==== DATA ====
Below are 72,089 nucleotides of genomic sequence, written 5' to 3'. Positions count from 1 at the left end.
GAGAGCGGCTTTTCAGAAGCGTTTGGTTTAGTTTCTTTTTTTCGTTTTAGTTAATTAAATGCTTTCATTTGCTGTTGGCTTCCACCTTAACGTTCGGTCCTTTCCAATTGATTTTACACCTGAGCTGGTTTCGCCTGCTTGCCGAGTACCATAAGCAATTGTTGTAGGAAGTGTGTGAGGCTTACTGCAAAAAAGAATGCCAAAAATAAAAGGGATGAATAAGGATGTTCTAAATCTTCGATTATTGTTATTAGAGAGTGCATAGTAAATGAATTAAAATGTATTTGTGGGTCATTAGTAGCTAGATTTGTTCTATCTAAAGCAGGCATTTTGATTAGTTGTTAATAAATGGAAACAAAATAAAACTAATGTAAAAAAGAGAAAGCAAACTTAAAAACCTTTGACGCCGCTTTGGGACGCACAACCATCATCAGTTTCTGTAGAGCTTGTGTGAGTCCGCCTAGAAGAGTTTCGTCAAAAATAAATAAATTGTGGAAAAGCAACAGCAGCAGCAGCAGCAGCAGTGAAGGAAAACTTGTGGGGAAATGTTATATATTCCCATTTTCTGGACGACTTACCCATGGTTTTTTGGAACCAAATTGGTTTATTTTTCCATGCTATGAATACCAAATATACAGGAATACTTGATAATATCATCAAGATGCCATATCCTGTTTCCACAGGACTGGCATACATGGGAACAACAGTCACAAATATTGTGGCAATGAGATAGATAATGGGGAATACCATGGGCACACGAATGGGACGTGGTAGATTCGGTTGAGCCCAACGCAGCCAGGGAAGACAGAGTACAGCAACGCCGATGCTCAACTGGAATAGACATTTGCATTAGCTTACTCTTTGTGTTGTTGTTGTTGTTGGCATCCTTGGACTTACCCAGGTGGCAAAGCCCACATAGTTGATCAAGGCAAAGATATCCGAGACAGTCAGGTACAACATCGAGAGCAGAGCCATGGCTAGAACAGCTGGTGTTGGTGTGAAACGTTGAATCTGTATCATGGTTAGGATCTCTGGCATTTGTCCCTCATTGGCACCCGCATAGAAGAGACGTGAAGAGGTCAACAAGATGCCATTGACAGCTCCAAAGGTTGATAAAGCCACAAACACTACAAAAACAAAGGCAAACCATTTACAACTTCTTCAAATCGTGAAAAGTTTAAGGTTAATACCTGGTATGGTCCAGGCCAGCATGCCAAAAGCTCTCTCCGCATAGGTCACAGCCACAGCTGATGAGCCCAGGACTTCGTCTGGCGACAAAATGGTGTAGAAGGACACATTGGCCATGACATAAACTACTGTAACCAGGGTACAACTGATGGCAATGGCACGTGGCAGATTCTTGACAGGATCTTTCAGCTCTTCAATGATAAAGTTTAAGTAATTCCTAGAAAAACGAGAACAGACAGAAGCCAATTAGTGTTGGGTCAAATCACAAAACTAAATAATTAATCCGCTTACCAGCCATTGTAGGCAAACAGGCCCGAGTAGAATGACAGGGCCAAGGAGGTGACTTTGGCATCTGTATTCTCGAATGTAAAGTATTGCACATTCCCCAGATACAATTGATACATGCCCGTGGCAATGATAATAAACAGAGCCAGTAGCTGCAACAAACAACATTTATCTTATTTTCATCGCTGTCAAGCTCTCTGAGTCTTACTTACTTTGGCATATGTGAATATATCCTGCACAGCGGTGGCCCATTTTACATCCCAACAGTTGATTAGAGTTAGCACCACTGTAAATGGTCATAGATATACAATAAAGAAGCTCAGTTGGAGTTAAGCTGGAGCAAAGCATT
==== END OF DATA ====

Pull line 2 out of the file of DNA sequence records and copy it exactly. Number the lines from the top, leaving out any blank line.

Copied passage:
GAGAGCGGCTTTTCAGAAGCGTTTGGTTTAGTTTCTTTTTTTCGTTTTAGTTAATTAAATGCTTTCATTTGCTGTTGGCTTCCACCTTAACGTTCGGTCCTTTCCAATTGATTTTACACCTGAGCTGGTTTCGCCTGCTTGCCGAGTACCATAAGCAATTGTTGTAGGAAGTGTGTGAGGCTTACTGCAAAAAAGAATGCCAAAAATAAAAGGGATGAATAAGGATGTTCTAAATCTTCGATTATTGTTATTAGAGAGTGCATAGTAAATGAATTAAAATGTATTTGTGGGTCATTAGTAGCTAGATTTGTTCTATCTAAAGCAGGCATTTTGATTAGTTGTTAATAAATGGAAACAAAATAAAACTAATGTAAAAAAGAGAAAGCAAACTTAAAAACCTTTGACGCCGCTTTGGGACGCACAACCATCATCAGTTTCTGTAGAGCTTGTGTGAGTCCGCCTAGAAGAGTTTCGTCAAAAATAAATAAATTGTGGAAAAGCAACAGCAGCAGCAGCAGCAGCAGTGAAGGAAAACTTGTGGGGAAATGTTATATATTCCCATTTTCTGGACGACTTACCCATGGTTTTTTGGAACCAAATTGGTTTATTTTTCCATGCTATGAATACCAAATATACAGGAATACTTGATAATATCATCAAGATGCCATATCCTGTTTCCACAGGACTGGCATACATGGGAACAACAGTCACAAATATTGTGGCAATGAGATAGATAATGGGGAATACCATGGGCACACGAATGGGACGTGGTAGATTCGGTTGAGCCCAACGCAGCCAGGGAAGACAGAGTACAGCAACGCCGATGCTCAACTGGAATAGACATTTGCATTAGCTTACTCTTTGTGTTGTTGTTGTTGTTGGCATCCTTGGACTTACCCAGGTGGCAAAGCCCACATAGTTGATCAAGGCAAAGATATCCGAGACAGTCAGGTACAACATCGAGAGCAGAGCCATGGCTAGAACAGCTGGTGTTGGTGTGAAACGTTGAATCTGTATCATGGTTAGGATCTCTGGCATTTGTCCCTCATTGGCACCCGCATAGAAGAGACGTGAAGAGGTCAACAAGATGCCATTGACAGCTCCAAAGGTTGATAAAGCCACAAACACTACAAAAACAAAGGCAAACCATTTACAACTTCTTCAAATCGTGAAAAGTTTAAGGTTAATACCTGGTATGGTCCAGGCCAGCATGCCAAAAGCTCTCTCCGCATAGGTCACAGCCACAGCTGATGAGCCCAGGACTTCGTCTGGCGACAAAATGGTGTAGAAGGACACATTGGCCATGACATAAACTACTGTAACCAGGGTACAACTGATGGCAATGGCACGTGGCAGATTCTTGACAGGATCTTTCAGCTCTTCAATGATAAAGTTTAAGTAATTCCTAGAAAAACGAGAACAGACAGAAGCCAATTAGTGTTGGGTCAAATCACAAAACTAAATAATTAATCCGCTTACCAGCCATTGTAGGCAAACAGGCCCGAGTAGAATGACAGGGCCAAGGAGGTGACTTTGGCATCTGTATTCTCGAATGTAAAGTATTGCACATTCCCCAGATACAATTGATACATGCCCGTGGCAATGATAATAAACAGAGCCAGTAGCTGCAACAAACAACATTTATCTTATTTTCATCGCTGTCAAGCTCTCTGAGTCTTACTTACTTTGGCATATGTGAATATATCCTGCACAGCGGTGGCCCATTTTACATCCCAACAGTTGATTAGAGTTAGCACCACTGTAAATGGTCATAGATATACAATAAAGAAGCTCAGTTGGAGTTAAGCTGGAGCAAAGCATT